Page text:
Scapegoat, Made in China

Editorial

Los Angeles Times

April 16, 2005

Global trade isn't all that complicated. Just think of the world as a mall, the United States as its most indefatigable shopper and China as the anchor department store that graciously keeps raising our credit limit so that our buying spree can go on.

The U.S. trade deficit rose to a record $61 billion in February, in large measure because of rising oil prices and those escalating credit card bills from China. Sluggish growth elsewhere has tempered demand for U.S. exports despite a weaker dollar. Although trade deficits are usually portrayed as bad news, they tend to widen when the U.S. economy is expanding.

It's also true that the notorious deficit with China — $14 billion in February — is overstated in an important sense. The bulk of this comes from all-American transactions: the shipment back to the U.S. of goods made in China by U.S. companies.

You can debate the pros and cons of American companies boosting their profits and giving consumers lower prices by outsourcing manufacturing to China (now mostly from nations such as Mexico instead of the U.S.). But let's not pretend that the United States is being taken by wily foreigners who don't play by the rules, as too many wily politicians in Washington are doing.

Last week, the Commerce Department launched an investigation into whether Chinese apparel imports were disrupting the U.S. market — the first step toward quotas. Triggering the probe is a flood of Chinese imports since Jan. 1, when global quotas on Chinese textiles and apparel were lifted.

There's no doubt that the U.S. textile market is being disrupted. But there's quite a bit of doubt that those businesses would have survived even without the boost in Chinese imports. And it is a near certainty that protecting a small but politically powerful textile industry at the expense of retailers and consumers will not benefit the economy.

The escalating China-bashing in Congress on other fronts is threatening to create a far greater economic problem than any we face currently. Sen. Evan Bayh (D-Ind.) is threatening to hold up the confirmation of the Bush administration's nominee for trade representative, Rep. Rob Portman (R-Ohio), unless the Senate considers his bill aimed at stemming China trade. Another bill would slap hefty tariffs unless Beijing stops pegging its currency, the yuan, to the dollar.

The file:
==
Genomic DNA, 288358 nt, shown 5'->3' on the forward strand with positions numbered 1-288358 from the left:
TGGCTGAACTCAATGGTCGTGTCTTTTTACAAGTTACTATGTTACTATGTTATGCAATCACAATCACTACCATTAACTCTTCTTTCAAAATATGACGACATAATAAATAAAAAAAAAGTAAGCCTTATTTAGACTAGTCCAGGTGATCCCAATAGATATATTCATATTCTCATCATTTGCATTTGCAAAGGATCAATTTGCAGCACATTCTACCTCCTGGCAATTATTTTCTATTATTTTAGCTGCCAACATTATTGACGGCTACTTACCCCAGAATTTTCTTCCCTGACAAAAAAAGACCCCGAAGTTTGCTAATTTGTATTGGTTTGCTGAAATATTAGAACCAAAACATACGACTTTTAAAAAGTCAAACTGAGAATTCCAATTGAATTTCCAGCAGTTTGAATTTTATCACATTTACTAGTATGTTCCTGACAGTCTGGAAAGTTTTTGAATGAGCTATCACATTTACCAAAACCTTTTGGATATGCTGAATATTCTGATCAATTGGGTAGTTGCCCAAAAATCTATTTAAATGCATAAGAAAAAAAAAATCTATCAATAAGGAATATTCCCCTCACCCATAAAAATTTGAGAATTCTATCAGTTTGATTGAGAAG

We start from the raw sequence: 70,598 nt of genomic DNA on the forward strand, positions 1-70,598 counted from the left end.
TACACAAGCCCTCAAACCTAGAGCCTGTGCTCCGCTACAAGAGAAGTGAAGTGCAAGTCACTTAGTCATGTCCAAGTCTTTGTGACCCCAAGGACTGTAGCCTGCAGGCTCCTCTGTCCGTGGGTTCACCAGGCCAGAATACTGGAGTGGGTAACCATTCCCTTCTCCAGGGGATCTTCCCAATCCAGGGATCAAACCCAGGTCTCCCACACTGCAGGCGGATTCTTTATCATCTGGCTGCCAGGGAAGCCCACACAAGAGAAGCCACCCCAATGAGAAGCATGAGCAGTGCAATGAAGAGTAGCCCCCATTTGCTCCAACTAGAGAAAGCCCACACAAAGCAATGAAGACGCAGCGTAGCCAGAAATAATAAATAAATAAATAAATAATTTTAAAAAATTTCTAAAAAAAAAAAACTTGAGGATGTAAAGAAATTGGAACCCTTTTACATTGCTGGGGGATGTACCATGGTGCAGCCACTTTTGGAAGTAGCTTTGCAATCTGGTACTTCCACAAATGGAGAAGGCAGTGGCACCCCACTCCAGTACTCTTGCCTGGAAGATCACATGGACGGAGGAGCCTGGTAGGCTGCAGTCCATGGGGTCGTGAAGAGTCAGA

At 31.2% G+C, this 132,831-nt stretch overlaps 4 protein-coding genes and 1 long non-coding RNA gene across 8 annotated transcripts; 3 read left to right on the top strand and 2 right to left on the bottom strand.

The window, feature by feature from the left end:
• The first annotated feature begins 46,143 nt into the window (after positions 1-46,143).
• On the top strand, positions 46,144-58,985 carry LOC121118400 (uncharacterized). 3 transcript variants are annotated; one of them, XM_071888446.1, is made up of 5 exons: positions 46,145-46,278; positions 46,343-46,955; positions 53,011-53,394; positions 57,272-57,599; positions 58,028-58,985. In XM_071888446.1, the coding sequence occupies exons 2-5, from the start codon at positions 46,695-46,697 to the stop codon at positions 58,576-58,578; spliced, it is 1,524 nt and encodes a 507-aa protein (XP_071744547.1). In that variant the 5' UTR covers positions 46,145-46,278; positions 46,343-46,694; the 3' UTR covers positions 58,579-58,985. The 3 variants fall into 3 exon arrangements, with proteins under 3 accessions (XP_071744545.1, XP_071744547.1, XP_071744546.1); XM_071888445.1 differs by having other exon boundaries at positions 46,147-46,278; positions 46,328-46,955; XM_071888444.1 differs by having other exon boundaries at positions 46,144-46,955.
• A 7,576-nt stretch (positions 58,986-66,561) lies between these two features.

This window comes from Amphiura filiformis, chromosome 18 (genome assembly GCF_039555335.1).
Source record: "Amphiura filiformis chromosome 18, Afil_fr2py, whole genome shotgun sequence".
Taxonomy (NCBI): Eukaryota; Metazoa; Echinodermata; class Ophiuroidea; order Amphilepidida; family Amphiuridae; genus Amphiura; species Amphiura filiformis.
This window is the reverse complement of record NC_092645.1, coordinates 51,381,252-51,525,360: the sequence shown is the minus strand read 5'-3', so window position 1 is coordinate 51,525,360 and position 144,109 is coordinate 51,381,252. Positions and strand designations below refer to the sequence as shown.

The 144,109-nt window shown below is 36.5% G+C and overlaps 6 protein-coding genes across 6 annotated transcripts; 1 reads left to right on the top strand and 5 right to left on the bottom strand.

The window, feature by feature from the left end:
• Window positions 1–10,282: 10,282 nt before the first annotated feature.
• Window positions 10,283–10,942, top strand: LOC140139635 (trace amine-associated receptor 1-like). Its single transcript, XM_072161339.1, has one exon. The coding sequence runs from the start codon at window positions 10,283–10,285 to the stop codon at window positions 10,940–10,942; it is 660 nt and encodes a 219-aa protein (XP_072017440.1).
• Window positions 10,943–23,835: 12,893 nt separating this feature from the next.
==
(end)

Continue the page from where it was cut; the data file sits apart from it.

The currency issue is a convenient scapegoat.

Unless you live on the other side of the Pacific, it's far better to blame an undervalued yuan for all our supposed ills than it is to blame federal budget deficits or the Federal Reserve's role in artificially inflating consumer spending. Nor is it convenient for members of Congress to dwell on the fact that Washington has often advised other nations to peg their currencies to the dollar as a means of encouraging stability, and that as recently as the East Asian financial crisis of the late 1990s the U.S. was grateful that China didn't devalue the yuan.

Even if China did allow its currency to float freely and appreciate against the dollar — a move that would create a set of new risks to that nation's banking sector — it would hardly alter the underlying dynamic of the Sino-American relationship.

A 10% or even 30% rise in the value of the yuan would be negligible compared with the 20-1 or 30-1 wage differential, the driving force behind the trade deficit between the two countries.

The magnitude of our trade deficit (coupled with our budget deficits) does seem unsustainable in the long run. But the Chinese-American deal — they sell, we borrow and buy, they acquire a vested interest in the health of the American economy because of all those Treasury IOUs in their vault — is crucial to global prosperity and serves to align the interests of the world's two most important economic engines.